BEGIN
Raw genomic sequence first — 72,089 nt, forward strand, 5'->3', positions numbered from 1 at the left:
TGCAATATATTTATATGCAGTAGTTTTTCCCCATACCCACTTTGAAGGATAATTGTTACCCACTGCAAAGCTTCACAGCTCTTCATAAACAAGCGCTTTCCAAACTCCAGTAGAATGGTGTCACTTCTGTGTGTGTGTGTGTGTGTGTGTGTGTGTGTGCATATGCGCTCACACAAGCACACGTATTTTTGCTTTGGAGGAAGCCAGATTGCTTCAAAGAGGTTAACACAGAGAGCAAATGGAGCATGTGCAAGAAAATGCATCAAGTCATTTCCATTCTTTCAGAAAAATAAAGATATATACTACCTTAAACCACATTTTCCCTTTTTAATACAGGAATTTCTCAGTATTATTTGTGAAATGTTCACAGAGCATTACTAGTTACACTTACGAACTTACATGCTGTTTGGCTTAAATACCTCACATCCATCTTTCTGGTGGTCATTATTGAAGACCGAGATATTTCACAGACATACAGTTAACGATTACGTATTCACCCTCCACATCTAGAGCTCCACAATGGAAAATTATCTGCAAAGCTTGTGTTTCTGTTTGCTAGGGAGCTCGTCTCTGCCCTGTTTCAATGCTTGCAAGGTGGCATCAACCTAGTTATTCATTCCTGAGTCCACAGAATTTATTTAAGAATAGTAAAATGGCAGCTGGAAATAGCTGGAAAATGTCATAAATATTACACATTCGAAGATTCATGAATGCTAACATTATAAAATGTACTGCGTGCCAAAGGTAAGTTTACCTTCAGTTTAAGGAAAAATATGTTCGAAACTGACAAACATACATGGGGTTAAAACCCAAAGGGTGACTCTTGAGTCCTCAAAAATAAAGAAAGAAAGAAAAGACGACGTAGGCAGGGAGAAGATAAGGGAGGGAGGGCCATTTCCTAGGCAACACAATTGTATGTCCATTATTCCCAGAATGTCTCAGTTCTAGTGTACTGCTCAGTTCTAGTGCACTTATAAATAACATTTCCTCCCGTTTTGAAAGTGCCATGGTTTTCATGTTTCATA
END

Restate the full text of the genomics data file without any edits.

Raw genomic sequence first — 72,089 nt, forward strand, 5'->3', positions numbered from 1 at the left:
TGCAATATATTTATATGCAGTAGTTTTTCCCCATACCCACTTTGAAGGATAATTGTTACCCACTGCAAAGCTTCACAGCTCTTCATAAACAAGCGCTTTCCAAACTCCAGTAGAATGGTGTCACTTCTGTGTGTGTGTGTGTGTGTGTGTGTGTGTGTGCATATGCGCTCACACAAGCACACGTATTTTTGCTTTGGAGGAAGCCAGATTGCTTCAAAGAGGTTAACACAGAGAGCAAATGGAGCATGTGCAAGAAAATGCATCAAGTCATTTCCATTCTTTCAGAAAAATAAAGATATATACTACCTTAAACCACATTTTCCCTTTTTAATACAGGAATTTCTCAGTATTATTTGTGAAATGTTCACAGAGCATTACTAGTTACACTTACGAACTTACATGCTGTTTGGCTTAAATACCTCACATCCATCTTTCTGGTGGTCATTATTGAAGACCGAGATATTTCACAGACATACAGTTAACGATTACGTATTCACCCTCCACATCTAGAGCTCCACAATGGAAAATTATCTGCAAAGCTTGTGTTTCTGTTTGCTAGGGAGCTCGTCTCTGCCCTGTTTCAATGCTTGCAAGGTGGCATCAACCTAGTTATTCATTCCTGAGTCCACAGAATTTATTTAAGAATAGTAAAATGGCAGCTGGAAATAGCTGGAAAATGTCATAAATATTACACATTCGAAGATTCATGAATGCTAACATTATAAAATGTACTGCGTGCCAAAGGTAAGTTTACCTTCAGTTTAAGGAAAAATATGTTCGAAACTGACAAACATACATGGGGTTAAAACCCAAAGGGTGACTCTTGAGTCCTCAAAAATAAAGAAAGAAAGAAAAGACGACGTAGGCAGGGAGAAGATAAGGGAGGGAGGGCCATTTCCTAGGCAACACAATTGTATGTCCATTATTCCCAGAATGTCTCAGTTCTAGTGTACTGCTCAGTTCTAGTGCACTTATAAATAACATTTCCTCCCGTTTTGAAAGTGCCATGGTTTTCATGTTTCATA